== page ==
Hong Kong Japan early co-productions showcase cherished Takarada-You Trilogy
The popular cross-cultural trilogy, “A Night in Hong Kong”, “Star of Hong Kong” and “Hong Kong, Tokyo, Honolulu”, all starring Hong Kong’s superstar Lucilla You Min and Japan’s Takarada Akira will be featured in the Hong Kong Film Archive’s (HKFA) new programme “Hong Kong and Japan: Early Co-productions”.
Takarada will make a special appearance in Hong Kong at the seminar “Another Night in Hong Kong: Hong Kong-Japan Film Exchange in 1950s and 60s” at 4.30 pm on October 8 at the Cinema of the HKFA. He may also meet audiences at some of the screenings on October 7 and 8 if his schedule allows.
He will share his experiences working on Hong Kong and Japan co-productions especially the much cherished “Hong Kong trilogy” with You Min. The seminar will be conducted in Cantonese and Japanese. Admission is free.
In addition to the Takarada-You trilogy, four other Hong Kong films shot on location in Japan in the 1950s and 60s will also be shown. The retrospective will be screened from September 23 to October 9 at the Cinema of the HKFA and the Lecture Hall of the Hong Kong Science Museum.
In Autumn 2002, the HKFA assisted the Japan Foundation in Tokyo for the programme “Golden Age of Hong Kong Cinema” which featured a highlight on the Takarada-You trilogy.
As Part of the “Japan-Hong Kong Year 2005”, the “Hong Kong and Japan: Early Co-productions” which also highlight the Takarada-You trilogy, is presented by the Leisure and Cultural Services Department, sponsored by the Japan Foundation and supported by Takarada Planning Office.
Hong Kong and Japan co-productions date back to the early 1950s when Hsin Hwa company went on location in Japan. MP&GI went on a similar excursion to make a Cantonese film “The Lone Swan” and the cross-cultural partnership escalated in the 1960s, resulting in the popular Takarada-You trilogy co-produced by MP&GI and Toho.
In the 1970s, Shaw Brothers signed long-term contracts with director Inoue Umetsugu and cinematographers Nishimoto Tadashi and Miyaki Yukio, whose work contributed greatly to the technical maturity of Hong Kong cinema.
“A Night in Hong Kong” (1961) is the film that starts the cherished series of co-productions between MP&GI with Toho. It introduces to the world the pairing of the elegant You Min and handsome Takarada. The courtship of the two takes audiences through a series of adventures in beautiful scenery. Despite the bumpy start among crew members during the collaboration, the finished film turned out to be a huge hit, making You Min a sensation in Japan.
Part two of the trilogy, “Star of Hong Kong” (1963), again sparks off romance when the beautiful medical student meets the handsome man in Japan. You Min embodies the new Asian woman by shunning marriage for an altruistic career, yet her meek, delicate dispositions portray the stereotype of a Chinese woman of desire.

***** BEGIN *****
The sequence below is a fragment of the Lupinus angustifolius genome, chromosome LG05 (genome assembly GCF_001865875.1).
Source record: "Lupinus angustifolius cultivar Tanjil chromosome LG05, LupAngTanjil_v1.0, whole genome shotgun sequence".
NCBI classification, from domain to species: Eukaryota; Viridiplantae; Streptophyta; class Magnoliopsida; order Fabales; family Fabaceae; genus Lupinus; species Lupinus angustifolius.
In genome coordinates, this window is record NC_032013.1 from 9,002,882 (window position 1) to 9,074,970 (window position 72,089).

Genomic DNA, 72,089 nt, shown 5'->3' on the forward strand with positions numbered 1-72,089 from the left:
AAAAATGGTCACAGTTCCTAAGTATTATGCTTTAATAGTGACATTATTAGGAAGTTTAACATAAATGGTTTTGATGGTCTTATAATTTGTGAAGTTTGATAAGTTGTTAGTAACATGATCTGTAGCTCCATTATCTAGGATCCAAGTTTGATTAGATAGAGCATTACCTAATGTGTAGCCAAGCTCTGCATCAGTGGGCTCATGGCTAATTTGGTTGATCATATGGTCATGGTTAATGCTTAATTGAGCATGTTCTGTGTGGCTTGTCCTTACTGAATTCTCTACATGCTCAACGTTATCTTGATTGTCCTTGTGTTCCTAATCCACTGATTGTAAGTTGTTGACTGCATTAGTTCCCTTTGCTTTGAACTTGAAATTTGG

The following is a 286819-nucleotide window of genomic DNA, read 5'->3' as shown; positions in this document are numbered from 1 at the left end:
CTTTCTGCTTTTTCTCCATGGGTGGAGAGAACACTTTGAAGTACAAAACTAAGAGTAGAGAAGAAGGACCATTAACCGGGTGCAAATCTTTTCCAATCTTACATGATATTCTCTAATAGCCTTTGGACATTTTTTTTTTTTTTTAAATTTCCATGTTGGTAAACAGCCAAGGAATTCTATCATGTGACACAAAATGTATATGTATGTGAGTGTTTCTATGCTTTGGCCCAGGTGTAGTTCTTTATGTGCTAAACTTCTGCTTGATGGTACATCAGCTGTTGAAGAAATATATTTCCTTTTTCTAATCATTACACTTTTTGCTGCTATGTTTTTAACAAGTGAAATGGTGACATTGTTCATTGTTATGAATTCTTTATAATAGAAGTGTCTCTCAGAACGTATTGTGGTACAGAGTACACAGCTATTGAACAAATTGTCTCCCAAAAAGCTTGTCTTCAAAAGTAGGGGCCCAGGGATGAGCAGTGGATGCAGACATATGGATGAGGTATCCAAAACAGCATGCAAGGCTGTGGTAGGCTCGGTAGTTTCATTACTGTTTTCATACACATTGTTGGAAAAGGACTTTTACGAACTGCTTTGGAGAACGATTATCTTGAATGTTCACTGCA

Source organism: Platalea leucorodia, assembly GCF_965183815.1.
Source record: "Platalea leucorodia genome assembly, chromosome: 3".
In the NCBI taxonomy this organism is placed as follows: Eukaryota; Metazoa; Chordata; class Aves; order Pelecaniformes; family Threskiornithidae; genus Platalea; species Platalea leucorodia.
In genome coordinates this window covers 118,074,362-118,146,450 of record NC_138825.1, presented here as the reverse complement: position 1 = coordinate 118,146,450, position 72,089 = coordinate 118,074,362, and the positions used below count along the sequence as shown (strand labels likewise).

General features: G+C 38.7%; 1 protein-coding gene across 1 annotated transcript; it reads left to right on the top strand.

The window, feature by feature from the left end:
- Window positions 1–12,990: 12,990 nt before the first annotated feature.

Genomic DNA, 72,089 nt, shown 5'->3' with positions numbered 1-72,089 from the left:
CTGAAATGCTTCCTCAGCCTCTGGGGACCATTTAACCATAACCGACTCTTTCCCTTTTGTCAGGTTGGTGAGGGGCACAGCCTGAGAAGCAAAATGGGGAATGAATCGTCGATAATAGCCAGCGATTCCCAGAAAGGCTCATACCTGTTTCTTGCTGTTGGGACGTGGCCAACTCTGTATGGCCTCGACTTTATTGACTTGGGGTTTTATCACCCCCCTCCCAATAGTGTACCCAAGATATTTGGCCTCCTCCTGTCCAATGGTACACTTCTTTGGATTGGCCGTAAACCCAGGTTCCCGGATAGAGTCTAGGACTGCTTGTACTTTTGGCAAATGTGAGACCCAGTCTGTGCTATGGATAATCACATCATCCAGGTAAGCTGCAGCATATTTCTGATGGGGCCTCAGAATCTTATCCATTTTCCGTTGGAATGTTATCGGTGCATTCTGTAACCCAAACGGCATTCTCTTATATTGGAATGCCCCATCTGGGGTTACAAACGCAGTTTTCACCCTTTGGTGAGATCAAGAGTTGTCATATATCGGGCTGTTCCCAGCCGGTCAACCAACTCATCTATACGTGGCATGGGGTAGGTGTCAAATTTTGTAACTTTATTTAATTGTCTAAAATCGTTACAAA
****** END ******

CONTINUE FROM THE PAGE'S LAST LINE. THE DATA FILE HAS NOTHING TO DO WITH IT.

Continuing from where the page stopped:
The final instalment of the trilogy, “Hong Kong, Toyko, Honolulu” (1963) sets the rendezvous romance across the Pacific in Hawaii. The love story is spiced with the parallel developments of two women, Takarada’s ex-girlfriend as an unhappy war bride adapting to her new immigrant identity and You Min who searches for her blood sister.
Capitalising on Takarada Akira’s popularity, MP&GI cast the matinee idol in another culture-cross drama “The Longest Night” (1965) with popular Hong Kong star Betty Loh Ti. A Japanese army photographer is mistaken for a peasant’s lost son. The daughter-in-law dares not reveal the truth. Yet affection brews between them despite their opposite positions in the war.
Shot in Japan, “Blood Will Tell” (1955) is Hong Kong’s first Eastmancolour production. All prints of the film were at one time considered lost. The 35 mm print used in the retrospective was reproduced from an archival copy kept by the Kawakita Memorial Film Institute of Japan.
Starring Li Lihua, “Madame Butterfly” (1956) is an interesting rendition of the famed Puccini opera. The film was shot almost entirely in Japan with the Toho dance troupe and the legendary Takarazuka staged song-and-dance numbers, paving the way for the Hollywood style musicals that would come into vogue on the Mandarin screen a few years later.
Director Lee Sun-fung’s “The Lone Swan” (1955) was the first Cantonese feature to be shot on location in Japan. Inspired by the noted visual iconoclasm of Japan, director Lee turns the film into one of Cantonese cinema’s most formalistic exercises. With location scenes being staged in majestic snow scenery and interior scenes artfully composed, it resulted with beautiful images seldom realised in Hong Kong films.
The three films on You Min and Takarada are in Mandarin, English and Japanese, with Chinese subtitles while “Hong Kong, Tokyo, Honolulu” has also English subtitles; “Blood Will Tell” is in Mandarin with Japanese subtitles; “The Longest Night” is in Mandarin while “Madame Butterfly” and “The Lone Swan” are in Cantonese.
Tickets priced at $40 are available at URBTIX outlets. Half-price tickets are available for senior citizens, people with disabilities, full-time students and Comprehensive Social Security Assistance recipients. Reservations can be made by phone on 2734 9009 or on the Internet at http://www.urbtix.hk
Programme details can be found in the “ProFolio 28” at all the LCSD’s performing venues. For programme information, call 2739 2139/ 2734 2900 or visit http://www.lcsd.gov.hk/fp
Ends/Tuesday, August 23, 2005